Myth: The Sky Is Falling
Artists aren’t the only ones to suffer at the whims of the economy. Speaking of overnight, take Calumet, who recently closed their doors and filed for Chapter 7 bankruptcy liquidation with virtually no advance warning. Employees were told the day the company closed that they weren’t to return and that the chain was closed for good. Many have been pointing to the demise of Calumet as a simile for the state of affairs in photography. They may have a point, but it’s probably not the one they think.
It’s true that the photographic and imaging industry as a whole is in turmoil. It’s an almost perfect storm of factors that are causing a great amount of upheaval in the established paradigms of the business. And, as always, there’s quite a bit of doom and gloom on the part of photographers as they watch their livelihood and the many avenues to becoming a successful photographer seemingly disappear.
But rather than despair, they should be looking at the chaos in the industry as a way to thrive. Any business is complex and we don’t know all of the details about Calumet’s failure, but it’s clear that one major issue they had was in their expensive real estate. Calumet had retail locations that cost them dearly at the same time that they faced increased competition and pricing pressure from a variety of Internet retailers. Of course, 2013 was a challenging year for the photo industry, but for Calumet, is was a perfect storm.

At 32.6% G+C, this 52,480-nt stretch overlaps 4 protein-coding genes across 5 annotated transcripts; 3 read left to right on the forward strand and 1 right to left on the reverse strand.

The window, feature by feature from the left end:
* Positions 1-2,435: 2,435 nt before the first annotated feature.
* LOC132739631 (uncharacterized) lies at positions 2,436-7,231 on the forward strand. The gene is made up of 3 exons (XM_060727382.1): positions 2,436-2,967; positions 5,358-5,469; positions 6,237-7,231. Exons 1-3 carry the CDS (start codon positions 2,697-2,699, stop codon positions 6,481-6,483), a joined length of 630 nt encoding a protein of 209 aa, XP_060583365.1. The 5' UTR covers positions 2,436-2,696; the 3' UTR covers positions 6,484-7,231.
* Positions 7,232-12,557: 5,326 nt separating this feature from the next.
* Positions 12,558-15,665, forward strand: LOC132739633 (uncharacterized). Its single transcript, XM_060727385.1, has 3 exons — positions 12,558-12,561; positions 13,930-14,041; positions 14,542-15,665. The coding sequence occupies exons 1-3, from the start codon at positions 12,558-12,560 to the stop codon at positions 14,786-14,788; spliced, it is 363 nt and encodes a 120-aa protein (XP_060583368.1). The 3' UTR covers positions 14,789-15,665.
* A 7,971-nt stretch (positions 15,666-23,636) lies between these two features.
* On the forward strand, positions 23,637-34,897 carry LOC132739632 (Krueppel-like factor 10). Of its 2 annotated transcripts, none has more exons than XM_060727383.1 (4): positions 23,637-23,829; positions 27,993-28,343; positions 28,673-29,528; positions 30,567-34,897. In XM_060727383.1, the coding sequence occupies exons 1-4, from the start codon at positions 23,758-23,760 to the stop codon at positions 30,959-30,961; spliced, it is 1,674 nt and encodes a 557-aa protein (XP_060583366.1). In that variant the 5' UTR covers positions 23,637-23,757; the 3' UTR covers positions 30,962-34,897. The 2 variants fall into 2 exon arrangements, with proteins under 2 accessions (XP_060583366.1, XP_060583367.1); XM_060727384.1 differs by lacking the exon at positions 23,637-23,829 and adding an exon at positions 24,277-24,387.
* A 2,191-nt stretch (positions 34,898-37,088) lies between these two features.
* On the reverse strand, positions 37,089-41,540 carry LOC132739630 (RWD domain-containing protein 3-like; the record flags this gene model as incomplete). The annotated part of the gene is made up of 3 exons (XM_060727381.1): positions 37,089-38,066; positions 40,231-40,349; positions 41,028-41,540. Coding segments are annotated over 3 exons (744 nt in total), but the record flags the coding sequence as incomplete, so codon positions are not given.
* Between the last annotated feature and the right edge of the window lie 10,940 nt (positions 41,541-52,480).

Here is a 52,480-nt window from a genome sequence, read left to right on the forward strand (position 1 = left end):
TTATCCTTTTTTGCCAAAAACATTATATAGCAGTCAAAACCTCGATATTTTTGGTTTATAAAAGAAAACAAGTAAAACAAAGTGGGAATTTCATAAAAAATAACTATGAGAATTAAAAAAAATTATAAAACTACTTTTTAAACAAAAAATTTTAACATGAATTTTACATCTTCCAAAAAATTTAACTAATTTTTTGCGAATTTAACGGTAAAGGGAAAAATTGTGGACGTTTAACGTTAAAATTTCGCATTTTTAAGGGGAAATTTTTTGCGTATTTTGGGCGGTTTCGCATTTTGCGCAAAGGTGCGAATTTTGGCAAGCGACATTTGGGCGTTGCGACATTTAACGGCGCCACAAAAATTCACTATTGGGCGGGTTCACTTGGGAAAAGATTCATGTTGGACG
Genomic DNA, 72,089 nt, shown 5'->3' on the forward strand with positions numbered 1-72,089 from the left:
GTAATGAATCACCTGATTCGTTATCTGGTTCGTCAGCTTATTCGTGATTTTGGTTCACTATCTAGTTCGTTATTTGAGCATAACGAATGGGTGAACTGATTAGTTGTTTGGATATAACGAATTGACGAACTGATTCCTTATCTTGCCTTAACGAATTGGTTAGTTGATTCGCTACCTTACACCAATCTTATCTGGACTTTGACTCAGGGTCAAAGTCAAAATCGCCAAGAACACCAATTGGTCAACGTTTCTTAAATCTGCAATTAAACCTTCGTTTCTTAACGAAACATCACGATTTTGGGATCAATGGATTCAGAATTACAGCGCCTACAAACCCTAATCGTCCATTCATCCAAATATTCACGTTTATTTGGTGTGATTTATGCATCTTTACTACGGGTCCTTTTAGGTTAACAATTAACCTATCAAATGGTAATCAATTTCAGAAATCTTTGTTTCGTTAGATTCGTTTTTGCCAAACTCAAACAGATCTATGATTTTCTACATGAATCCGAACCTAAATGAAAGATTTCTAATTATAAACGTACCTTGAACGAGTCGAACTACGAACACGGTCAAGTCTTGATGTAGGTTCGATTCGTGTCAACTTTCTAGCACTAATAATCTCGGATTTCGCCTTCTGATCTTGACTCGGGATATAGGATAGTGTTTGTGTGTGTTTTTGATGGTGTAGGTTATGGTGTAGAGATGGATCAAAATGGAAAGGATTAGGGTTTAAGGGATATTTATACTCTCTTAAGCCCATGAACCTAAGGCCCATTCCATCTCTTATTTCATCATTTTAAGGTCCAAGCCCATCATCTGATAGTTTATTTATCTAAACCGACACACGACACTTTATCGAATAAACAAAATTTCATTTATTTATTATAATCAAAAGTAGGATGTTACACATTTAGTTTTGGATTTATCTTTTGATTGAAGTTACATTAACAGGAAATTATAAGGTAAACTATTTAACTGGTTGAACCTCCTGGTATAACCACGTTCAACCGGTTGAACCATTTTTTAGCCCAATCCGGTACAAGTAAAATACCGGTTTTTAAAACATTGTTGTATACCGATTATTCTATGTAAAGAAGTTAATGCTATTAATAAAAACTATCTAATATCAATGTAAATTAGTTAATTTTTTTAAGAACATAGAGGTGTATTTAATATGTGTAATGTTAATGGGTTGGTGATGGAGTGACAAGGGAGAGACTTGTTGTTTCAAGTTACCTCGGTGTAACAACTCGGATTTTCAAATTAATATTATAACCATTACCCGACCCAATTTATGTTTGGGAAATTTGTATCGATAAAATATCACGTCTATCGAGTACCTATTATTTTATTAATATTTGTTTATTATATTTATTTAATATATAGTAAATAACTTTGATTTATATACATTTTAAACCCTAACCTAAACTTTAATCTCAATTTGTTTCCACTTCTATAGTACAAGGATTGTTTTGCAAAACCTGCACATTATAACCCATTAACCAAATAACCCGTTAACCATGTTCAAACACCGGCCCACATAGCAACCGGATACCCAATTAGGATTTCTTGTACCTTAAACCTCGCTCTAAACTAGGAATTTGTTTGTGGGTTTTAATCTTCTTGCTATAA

Photographers have had similar challenges with the loss of stock revenue. With Getty Images recently declaring that they would make a large part of their collection available for free and the overall erosion of stock pricing at other agencies, many photographers have decried the loss of an important revenue stream. And, at the same time, many pros were maintaining expensive studio space, which just ceased to be cost-effective.
But amid the challenges in retail and the challenges for the actual photographers, there’s money to be made for those who can adapt. In particular, technology has given us new business opportunities with motion capture. We’ve been writing about this since the introduction of the Canon EOS 5D and the Nikon D90 models with video capability, and yet we still meet photographers who never have experimented with it because they say, "It’s not my thing." The reality is that there are so many facets to motion capture and how photographers can use it to boost their business that saying "It’s not my thing" is just shooting yourself in the foot.
Amid the business challenges, this is still a golden age for photography and photographers. New gear with ground-breaking technology is coming out, and we’re able to do more for clients. With imagination about what may be possible, being a professional photographer is still a viable livelihood.